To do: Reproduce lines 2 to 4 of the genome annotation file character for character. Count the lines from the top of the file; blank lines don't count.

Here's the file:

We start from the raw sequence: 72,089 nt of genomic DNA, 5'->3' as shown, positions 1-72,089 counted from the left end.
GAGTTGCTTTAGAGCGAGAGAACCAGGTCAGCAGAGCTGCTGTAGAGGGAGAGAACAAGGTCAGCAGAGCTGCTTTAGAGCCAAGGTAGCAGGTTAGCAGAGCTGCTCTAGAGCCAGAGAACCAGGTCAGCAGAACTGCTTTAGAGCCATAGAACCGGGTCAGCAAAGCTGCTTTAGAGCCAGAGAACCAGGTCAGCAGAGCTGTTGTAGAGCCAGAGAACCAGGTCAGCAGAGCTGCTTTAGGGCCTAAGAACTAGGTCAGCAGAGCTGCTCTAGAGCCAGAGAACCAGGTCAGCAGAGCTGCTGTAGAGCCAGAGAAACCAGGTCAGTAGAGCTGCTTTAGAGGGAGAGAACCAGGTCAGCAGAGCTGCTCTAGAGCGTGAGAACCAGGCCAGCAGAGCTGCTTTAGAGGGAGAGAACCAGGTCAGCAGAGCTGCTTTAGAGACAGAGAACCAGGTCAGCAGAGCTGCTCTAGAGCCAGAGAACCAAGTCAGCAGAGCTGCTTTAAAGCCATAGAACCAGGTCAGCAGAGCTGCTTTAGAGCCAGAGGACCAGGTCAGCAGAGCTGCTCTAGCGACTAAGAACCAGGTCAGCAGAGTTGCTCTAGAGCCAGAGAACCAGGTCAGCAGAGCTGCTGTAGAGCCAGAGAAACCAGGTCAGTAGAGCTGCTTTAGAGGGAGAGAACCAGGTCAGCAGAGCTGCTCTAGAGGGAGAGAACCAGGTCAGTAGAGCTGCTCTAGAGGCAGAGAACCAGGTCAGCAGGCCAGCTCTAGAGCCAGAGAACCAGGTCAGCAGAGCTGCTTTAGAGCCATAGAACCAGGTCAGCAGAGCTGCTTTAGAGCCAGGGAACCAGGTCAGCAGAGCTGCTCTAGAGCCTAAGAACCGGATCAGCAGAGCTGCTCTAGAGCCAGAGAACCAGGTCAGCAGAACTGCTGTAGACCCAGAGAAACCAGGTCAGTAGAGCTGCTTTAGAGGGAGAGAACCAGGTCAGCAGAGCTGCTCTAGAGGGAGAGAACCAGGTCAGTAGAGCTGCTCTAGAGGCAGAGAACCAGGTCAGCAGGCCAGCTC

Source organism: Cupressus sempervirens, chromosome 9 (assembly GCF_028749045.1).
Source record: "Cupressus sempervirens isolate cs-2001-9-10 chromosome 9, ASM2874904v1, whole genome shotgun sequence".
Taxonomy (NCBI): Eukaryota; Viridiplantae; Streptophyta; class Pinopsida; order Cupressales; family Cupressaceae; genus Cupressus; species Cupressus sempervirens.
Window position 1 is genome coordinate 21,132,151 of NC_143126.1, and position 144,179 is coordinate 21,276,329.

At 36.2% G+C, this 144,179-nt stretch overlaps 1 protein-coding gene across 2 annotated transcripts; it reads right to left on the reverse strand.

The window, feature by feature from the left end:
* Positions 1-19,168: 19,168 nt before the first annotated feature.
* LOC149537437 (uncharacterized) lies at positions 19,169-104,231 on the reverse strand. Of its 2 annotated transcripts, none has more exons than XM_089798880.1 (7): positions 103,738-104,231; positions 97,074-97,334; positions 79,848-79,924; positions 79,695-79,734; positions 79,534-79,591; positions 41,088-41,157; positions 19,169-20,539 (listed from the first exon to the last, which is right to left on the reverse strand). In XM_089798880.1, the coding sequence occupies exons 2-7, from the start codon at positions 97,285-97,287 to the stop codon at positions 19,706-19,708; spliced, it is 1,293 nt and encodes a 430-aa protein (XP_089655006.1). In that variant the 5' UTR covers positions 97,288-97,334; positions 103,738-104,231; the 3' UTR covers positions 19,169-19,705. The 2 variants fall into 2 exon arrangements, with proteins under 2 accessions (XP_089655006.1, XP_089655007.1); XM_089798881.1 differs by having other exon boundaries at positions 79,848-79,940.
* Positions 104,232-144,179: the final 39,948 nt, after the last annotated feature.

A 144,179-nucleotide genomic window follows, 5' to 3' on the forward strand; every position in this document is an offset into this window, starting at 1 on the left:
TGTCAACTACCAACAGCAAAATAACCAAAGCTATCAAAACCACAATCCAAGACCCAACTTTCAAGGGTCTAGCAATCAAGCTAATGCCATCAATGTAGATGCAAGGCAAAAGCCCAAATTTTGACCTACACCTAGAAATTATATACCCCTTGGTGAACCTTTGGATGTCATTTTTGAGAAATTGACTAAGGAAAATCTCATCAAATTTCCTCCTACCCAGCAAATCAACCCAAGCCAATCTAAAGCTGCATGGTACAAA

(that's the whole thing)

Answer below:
GAGTTGCTTTAGAGCGAGAGAACCAGGTCAGCAGAGCTGCTGTAGAGGGAGAGAACAAGGTCAGCAGAGCTGCTTTAGAGCCAAGGTAGCAGGTTAGCAGAGCTGCTCTAGAGCCAGAGAACCAGGTCAGCAGAACTGCTTTAGAGCCATAGAACCGGGTCAGCAAAGCTGCTTTAGAGCCAGAGAACCAGGTCAGCAGAGCTGTTGTAGAGCCAGAGAACCAGGTCAGCAGAGCTGCTTTAGGGCCTAAGAACTAGGTCAGCAGAGCTGCTCTAGAGCCAGAGAACCAGGTCAGCAGAGCTGCTGTAGAGCCAGAGAAACCAGGTCAGTAGAGCTGCTTTAGAGGGAGAGAACCAGGTCAGCAGAGCTGCTCTAGAGCGTGAGAACCAGGCCAGCAGAGCTGCTTTAGAGGGAGAGAACCAGGTCAGCAGAGCTGCTTTAGAGACAGAGAACCAGGTCAGCAGAGCTGCTCTAGAGCCAGAGAACCAAGTCAGCAGAGCTGCTTTAAAGCCATAGAACCAGGTCAGCAGAGCTGCTTTAGAGCCAGAGGACCAGGTCAGCAGAGCTGCTCTAGCGACTAAGAACCAGGTCAGCAGAGTTGCTCTAGAGCCAGAGAACCAGGTCAGCAGAGCTGCTGTAGAGCCAGAGAAACCAGGTCAGTAGAGCTGCTTTAGAGGGAGAGAACCAGGTCAGCAGAGCTGCTCTAGAGGGAGAGAACCAGGTCAGTAGAGCTGCTCTAGAGGCAGAGAACCAGGTCAGCAGGCCAGCTCTAGAGCCAGAGAACCAGGTCAGCAGAGCTGCTTTAGAGCCATAGAACCAGGTCAGCAGAGCTGCTTTAGAGCCAGGGAACCAGGTCAGCAGAGCTGCTCTAGAGCCTAAGAACCGGATCAGCAGAGCTGCTCTAGAGCCAGAGAACCAGGTCAGCAGAACTGCTGTAGACCCAGAGAAACCAGGTCAGTAGAGCTGCTTTAGAGGGAGAGAACCAGGTCAGCAGAGCTGCTCTAGAGGGAGAGAACCAGGTCAGTAGAGCTGCTCTAGAGGCAGAGAACCAGGTCAGCAGGCCAGCTC

Source organism: Cupressus sempervirens, chromosome 9 (assembly GCF_028749045.1).
Source record: "Cupressus sempervirens isolate cs-2001-9-10 chromosome 9, ASM2874904v1, whole genome shotgun sequence".